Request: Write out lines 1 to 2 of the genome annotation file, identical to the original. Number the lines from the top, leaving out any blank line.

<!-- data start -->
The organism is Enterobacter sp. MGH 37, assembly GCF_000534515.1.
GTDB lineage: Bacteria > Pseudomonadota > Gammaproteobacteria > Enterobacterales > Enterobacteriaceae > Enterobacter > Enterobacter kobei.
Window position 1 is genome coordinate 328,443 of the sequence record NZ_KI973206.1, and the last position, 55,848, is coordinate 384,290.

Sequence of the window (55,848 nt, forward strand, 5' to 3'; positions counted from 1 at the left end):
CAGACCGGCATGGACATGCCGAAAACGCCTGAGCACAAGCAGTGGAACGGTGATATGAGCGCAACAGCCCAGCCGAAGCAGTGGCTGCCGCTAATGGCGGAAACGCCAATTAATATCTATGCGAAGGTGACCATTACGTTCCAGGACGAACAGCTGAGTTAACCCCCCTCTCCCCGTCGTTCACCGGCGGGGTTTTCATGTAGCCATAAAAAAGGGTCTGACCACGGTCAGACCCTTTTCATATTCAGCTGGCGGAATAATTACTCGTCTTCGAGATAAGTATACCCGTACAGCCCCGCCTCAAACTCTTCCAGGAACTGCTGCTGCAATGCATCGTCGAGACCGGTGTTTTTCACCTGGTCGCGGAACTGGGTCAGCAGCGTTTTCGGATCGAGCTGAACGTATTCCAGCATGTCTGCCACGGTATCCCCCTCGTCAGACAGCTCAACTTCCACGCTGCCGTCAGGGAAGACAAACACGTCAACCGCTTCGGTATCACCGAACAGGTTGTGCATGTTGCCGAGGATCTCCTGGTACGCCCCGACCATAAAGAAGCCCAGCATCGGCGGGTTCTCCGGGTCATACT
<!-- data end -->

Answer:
The organism is Enterobacter sp. MGH 37, assembly GCF_000534515.1.
GTDB lineage: Bacteria > Pseudomonadota > Gammaproteobacteria > Enterobacterales > Enterobacteriaceae > Enterobacter > Enterobacter kobei.